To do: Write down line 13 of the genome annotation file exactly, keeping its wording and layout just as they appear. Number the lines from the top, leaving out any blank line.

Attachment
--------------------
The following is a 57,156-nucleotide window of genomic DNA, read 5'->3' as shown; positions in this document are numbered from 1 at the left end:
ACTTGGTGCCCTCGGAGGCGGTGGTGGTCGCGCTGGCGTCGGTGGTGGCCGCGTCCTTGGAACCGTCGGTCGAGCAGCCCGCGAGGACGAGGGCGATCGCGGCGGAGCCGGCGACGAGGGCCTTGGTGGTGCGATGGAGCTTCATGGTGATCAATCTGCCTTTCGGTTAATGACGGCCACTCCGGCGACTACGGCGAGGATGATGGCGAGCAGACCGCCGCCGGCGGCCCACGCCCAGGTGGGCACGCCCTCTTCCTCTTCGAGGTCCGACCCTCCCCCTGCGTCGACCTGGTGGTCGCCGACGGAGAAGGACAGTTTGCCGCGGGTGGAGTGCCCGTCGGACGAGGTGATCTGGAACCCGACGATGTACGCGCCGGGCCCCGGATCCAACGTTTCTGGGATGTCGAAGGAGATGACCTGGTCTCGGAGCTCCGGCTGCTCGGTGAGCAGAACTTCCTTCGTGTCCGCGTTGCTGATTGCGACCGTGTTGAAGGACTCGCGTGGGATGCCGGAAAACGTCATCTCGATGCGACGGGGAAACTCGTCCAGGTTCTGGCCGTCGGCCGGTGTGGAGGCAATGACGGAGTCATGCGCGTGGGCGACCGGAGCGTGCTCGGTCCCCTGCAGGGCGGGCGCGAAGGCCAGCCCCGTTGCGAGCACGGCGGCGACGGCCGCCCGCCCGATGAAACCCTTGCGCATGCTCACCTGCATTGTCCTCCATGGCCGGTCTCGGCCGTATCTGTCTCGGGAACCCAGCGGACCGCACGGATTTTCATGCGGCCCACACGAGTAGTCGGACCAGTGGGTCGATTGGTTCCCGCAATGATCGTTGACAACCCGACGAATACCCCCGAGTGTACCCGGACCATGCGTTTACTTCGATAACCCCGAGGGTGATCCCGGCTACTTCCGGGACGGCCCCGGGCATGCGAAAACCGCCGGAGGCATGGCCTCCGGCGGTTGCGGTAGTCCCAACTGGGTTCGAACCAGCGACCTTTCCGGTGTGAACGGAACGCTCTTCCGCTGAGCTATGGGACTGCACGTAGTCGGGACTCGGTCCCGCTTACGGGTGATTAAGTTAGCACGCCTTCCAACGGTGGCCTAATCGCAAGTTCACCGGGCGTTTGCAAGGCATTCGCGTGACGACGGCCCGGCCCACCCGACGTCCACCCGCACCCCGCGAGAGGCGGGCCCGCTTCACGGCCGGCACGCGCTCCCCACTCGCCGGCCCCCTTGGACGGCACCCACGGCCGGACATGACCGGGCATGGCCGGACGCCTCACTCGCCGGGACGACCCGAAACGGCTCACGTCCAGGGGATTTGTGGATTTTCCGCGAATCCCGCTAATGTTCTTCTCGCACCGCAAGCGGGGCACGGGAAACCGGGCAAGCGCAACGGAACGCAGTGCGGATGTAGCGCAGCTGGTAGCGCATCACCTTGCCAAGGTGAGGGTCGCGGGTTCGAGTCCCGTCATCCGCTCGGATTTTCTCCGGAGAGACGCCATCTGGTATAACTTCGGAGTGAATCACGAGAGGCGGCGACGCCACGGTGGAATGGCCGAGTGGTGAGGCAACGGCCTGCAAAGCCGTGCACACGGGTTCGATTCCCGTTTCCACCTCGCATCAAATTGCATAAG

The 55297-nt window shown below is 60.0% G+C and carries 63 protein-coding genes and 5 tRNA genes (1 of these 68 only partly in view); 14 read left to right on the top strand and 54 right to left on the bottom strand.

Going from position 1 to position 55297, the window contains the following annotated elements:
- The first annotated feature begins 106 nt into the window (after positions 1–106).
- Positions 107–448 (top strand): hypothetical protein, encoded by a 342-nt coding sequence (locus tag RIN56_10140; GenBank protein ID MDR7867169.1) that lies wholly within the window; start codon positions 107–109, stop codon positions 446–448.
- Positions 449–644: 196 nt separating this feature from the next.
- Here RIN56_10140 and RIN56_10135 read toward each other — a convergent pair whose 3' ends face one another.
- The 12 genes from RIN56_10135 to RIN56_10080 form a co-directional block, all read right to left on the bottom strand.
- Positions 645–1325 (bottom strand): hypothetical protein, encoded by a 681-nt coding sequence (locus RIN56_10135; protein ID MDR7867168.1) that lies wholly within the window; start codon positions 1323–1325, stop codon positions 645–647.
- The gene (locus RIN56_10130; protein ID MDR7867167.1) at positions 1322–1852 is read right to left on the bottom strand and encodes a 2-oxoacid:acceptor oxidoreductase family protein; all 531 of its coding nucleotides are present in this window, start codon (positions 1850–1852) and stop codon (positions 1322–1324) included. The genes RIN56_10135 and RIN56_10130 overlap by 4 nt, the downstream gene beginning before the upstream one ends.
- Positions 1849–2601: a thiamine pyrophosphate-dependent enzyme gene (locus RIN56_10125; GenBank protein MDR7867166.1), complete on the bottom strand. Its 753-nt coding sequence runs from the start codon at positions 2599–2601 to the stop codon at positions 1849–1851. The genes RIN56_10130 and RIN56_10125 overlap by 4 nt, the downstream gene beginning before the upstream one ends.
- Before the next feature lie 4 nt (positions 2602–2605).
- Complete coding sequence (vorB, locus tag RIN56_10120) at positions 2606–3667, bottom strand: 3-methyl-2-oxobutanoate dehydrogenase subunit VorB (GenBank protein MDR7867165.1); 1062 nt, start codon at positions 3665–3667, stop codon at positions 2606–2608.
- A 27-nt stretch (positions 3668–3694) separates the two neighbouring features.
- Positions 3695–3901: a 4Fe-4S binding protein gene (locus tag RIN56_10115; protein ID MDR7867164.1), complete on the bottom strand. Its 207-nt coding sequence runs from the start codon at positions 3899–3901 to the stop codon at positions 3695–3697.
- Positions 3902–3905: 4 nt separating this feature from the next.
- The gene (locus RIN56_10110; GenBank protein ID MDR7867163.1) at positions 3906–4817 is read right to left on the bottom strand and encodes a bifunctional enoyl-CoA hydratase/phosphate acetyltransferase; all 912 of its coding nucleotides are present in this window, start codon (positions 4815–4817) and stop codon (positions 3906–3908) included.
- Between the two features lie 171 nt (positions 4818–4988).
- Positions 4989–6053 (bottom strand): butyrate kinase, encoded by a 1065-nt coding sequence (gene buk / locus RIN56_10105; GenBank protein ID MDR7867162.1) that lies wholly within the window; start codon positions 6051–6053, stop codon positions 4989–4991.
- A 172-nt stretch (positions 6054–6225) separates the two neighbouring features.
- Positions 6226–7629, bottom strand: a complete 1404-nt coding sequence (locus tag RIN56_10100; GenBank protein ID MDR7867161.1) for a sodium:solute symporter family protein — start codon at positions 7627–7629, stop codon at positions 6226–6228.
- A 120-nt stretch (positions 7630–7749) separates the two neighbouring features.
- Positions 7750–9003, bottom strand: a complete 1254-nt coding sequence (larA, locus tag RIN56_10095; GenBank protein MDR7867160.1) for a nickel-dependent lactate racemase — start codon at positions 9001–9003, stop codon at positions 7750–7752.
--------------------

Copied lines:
- Before the next feature lie 4 nt (positions 2602–2605).